Boris Becker, the three time Wimbledon tennis champion, has been declared bankrupt. He owed £3.34million to a private bank based in the City of London.
Last week a London Bankruptcy court sat down to hear the sorry tale of how, despite warnings, Boris Becker had repeated failed to pay £3.34m to merchant bankers, Arbuthnot & Co.
The court heard how Becker had offered to remortgage his €6 million property (£5.2m) in Majorca in order to pay off the debt. His lawyer John Briggs, told the judge, Christine Derrett, that Boris Becker expected the remortgage deal to be approved by a Spanish bank in around a month. Then Boris would settle the debt. Really, he would.
The lawyer told the court;
“I don’t want to play around in court but Boris Becker is not a sophisticated individual when it comes to finances. It is clearly in the interests (of Arbuthnot Latham) for there to be refinancing.”
However the lawyer for Arbuthnot Latham, Matthew Abraham retorted,
“There is no evidence to back up Becker’s claim that the remortgaging of his Majorcan property will go ahead.”
After an hour of back-and-forth arguments the judge, Ms Christine Derrett made her decision. She was having none of Boris’s childlike pleas for more time to pay and made an immediate order for bankruptcy saying;
“It is not often that a professional person has a judgment outstanding against them since October 2015. This is an historic debt.
I am not persuaded that the evidence before me can be described as credible evidence. One has the impression of a man with his head in the sand.”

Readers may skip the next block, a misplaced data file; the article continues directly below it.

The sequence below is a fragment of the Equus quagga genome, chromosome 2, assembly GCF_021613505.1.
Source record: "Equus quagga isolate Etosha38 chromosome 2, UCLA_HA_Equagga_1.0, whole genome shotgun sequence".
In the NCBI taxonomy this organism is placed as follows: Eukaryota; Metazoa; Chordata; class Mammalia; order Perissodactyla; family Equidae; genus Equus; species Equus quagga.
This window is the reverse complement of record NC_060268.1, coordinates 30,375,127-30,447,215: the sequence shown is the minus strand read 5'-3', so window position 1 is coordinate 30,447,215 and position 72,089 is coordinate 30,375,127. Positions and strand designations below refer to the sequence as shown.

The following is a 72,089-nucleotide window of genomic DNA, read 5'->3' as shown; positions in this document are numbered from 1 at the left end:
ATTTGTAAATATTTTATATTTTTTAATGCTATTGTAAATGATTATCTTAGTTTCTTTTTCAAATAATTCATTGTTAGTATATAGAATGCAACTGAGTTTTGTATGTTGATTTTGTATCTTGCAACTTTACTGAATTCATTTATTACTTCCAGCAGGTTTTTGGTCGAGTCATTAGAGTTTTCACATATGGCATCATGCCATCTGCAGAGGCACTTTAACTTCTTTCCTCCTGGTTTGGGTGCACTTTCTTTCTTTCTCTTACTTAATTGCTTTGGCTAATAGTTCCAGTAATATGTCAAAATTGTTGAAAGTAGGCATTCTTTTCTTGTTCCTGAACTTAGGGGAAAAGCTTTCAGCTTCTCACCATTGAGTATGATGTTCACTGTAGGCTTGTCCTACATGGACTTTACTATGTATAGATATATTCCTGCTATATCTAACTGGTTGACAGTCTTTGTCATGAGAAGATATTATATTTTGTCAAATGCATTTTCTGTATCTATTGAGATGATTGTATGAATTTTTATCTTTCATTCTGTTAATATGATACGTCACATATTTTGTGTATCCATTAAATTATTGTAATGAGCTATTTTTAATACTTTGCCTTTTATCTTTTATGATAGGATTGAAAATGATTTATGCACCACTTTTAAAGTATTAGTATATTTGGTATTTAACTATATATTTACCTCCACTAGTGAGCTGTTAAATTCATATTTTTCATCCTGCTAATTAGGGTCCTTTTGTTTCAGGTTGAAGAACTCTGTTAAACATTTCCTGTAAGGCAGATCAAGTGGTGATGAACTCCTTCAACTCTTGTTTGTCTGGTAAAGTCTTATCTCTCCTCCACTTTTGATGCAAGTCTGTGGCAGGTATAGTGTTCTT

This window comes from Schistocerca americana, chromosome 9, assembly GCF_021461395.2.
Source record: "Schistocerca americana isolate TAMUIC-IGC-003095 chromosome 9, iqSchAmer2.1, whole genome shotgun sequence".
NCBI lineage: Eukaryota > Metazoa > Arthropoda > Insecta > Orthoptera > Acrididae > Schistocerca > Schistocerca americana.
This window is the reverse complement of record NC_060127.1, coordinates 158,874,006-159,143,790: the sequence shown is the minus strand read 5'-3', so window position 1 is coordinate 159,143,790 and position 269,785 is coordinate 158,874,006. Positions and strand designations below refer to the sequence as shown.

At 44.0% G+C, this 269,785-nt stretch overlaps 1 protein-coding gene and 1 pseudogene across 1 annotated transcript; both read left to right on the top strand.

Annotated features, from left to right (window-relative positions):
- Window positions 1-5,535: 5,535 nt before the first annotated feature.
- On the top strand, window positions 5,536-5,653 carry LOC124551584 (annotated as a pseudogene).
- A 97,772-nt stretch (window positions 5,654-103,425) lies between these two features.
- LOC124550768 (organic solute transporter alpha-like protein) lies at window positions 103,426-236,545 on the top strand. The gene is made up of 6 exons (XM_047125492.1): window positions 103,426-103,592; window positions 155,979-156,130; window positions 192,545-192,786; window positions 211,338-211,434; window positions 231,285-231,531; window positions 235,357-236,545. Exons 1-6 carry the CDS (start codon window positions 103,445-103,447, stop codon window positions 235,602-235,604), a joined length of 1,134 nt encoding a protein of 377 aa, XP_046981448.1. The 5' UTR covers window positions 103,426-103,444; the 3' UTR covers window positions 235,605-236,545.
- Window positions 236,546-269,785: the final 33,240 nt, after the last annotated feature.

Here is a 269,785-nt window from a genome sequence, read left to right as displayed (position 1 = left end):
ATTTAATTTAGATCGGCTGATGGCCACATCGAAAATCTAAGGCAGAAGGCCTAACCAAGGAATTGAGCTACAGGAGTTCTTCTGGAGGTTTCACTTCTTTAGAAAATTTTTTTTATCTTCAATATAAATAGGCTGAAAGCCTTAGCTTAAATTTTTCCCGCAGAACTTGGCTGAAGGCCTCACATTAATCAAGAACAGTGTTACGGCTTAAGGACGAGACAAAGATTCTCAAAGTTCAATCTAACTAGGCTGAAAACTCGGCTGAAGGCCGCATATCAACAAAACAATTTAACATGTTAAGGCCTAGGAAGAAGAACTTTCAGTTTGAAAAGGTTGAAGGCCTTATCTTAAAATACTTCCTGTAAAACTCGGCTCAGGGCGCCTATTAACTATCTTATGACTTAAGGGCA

Boris Becker – where the money went.
Boris Becker was once estimated to be worth over £100 million. However in 2001 Boris was landed with divorce and paternity settlements which totalled more than £20 million. That debt was ultimately caused by an encounter with a Russian model in a broom cupboard in London’s Nobu restaurant.
The following year a German court handed Becker a two-year suspended sentence for tax evasion. He had claimed that Monaco was his main residence while spending most of his time in Munich. He was also ordered to pay £2.5 million in back tax, fines, and costs.
In 2012 a Spanish court ordered a house Becker had built in Majorca be auctioned to pay a debt of £225,000 which he owed to a landscape gardening company.
In a separate hearing, a judge in Palma ordered him to pay £345,000 to a building firm for carpentry, electrical and plumbing jobs, and the laying of a basketball court, which were also unpaid.
Then in 2011 the Dubai property development to which he had lent his name, the Boris Becker Business Tower, went bust.
It seems to me that having an all-inclusive, multicultural, multi sexy business empire doesn’t pay like it used to.
Maybe the BBC should give him a raise so he can afford to keep buying his groceries at Whole Foods. After all nobody wants to see an international tennis star shopping at Lidl’s. It’s unsettling.